These include:
Repeated purchase of banner advert spaces/ banner advertisements and online advertorial contents by banks.
Invitation for bloggers to attend major bank’s events such as product launch, AGMs, media briefings, special events, sponsored events etc.
Be treated as part of the bank media platforms (the New Media) and be included in the bank’s media data base.
To be treated with the same respect the banks would afford a professional journalist. Support/sponsor the bloggers cause and initiatives.

What Does A Bank Want From A Blogger?
Banks typically requires the following from bloggers:
Editorial coverage (not advertorial, which is paid media but earned media that a brand receives from publishing companies because the information was compelling enough for its audience to cover the information).
Help position their brand, activate brand advocacy and create top of mind awareness of their products offering.
Eliminate negative reporting and assist in crisis communications.
Provide extensive coverage of the banks activities and how new products can impact on the society.
Provide adequate coverage of the bank, respond to their pitches, read their press releases or consider covering the bank’s activities.

Focus on how much value they can deliver to the bank brands they work with instead of how much money they can make, as this will translate to a higher quality service, which – in the long run – will result in you being able to command higher fees.

Bloggers should maintain their honesty and authenticity so as not start appearing to be “bought out” thereby losing their audience. Bloggers should not just write about banks and their products, but should insert a link back to the banks website. This will enhance the bank SEO and as a bonus, it makes it easier for viewers to click directly to the bank website. Improving banks Online Reputation Management (ORM): write positively about the bank to help push down negative search result.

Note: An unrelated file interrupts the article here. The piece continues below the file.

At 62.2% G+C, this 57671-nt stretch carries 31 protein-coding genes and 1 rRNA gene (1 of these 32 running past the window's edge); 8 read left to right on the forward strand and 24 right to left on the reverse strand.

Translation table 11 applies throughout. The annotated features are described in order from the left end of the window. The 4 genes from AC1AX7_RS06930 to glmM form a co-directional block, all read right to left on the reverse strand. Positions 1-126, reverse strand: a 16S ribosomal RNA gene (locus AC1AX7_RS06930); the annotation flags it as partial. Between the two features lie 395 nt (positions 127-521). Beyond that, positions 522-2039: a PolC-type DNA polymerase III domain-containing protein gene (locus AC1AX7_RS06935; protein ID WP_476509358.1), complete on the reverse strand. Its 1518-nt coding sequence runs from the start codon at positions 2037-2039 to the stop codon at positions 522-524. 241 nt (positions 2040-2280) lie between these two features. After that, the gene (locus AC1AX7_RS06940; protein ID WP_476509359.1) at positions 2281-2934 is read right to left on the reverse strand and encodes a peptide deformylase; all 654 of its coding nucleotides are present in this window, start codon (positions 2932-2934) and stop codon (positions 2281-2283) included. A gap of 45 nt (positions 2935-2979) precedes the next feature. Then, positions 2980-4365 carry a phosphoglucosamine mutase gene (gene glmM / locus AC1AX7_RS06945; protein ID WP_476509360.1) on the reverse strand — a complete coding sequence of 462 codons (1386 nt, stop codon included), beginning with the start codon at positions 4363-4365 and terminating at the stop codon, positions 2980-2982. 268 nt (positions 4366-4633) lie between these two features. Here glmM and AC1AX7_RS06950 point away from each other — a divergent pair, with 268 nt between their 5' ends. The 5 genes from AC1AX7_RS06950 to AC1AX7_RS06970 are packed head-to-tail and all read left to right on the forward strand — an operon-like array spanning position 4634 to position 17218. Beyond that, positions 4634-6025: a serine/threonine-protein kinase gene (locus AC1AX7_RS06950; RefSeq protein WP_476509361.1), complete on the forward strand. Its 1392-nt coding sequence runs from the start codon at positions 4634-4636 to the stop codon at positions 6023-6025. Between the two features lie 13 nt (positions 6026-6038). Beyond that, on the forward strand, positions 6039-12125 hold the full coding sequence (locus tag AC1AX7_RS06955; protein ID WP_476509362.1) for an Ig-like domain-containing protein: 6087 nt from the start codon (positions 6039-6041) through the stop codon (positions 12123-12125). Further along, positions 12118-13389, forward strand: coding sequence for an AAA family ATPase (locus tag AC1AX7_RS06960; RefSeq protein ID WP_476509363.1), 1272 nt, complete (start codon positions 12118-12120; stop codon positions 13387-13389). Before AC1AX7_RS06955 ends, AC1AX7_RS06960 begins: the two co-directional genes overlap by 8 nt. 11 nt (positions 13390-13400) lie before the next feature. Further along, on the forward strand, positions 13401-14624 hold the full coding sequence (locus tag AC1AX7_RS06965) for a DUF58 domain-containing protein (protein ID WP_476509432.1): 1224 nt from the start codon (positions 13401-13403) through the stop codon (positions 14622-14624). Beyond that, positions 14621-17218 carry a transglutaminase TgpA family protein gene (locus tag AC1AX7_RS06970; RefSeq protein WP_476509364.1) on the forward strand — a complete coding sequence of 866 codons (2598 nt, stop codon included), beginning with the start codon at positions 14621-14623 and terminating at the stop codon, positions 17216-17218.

Closing Perspective
Blogging is an emerging tool that complements and improves PR and strategic marketing in the banking industry. The most important aspect of the impact blogs have on public relations is blogging made the public more powerful than ever before and organizations started taking opinions of bloggers into consideration.

People are freely discussing matters in blogs related to products, services organizations offer. In powerful blogs which have hundreds of thousands of followers, negative views can have significant consequences even causing crises. It’s simple—blogs are great for business. Hubspot argues that companies that blog get almost twice as many links to their site as companies that don’t.

That is important, because search engines are placing a bigger value than ever on links to company’s domain. The more inbound links an organization has, the better it pages will rank in search engine results—and writing blog posts for your readers to share is a great way to get them.

In the era of digitalization and experience driven economy, financial institutions must forge strategic and profitable relationship with bloggers, and vice-versa, to create influencers and consumers of banking products that are deem as reliable brand advocates and trendsetters.

Customer reliance on social media and honest product/services reviews of banks latest offerings are what drive consumer behaviors. Modern purchasing behaviors in the banking industry start with clear differentiation, messaging and unique value proposition, and mass conversation. These are unique forms of communication that blogs promote.

Thank You Presentation By Kayode Akinyemi, MD/CEO, Powerlight Communications at The First Bankers/Bloggers Conference Held at Ikeja recently.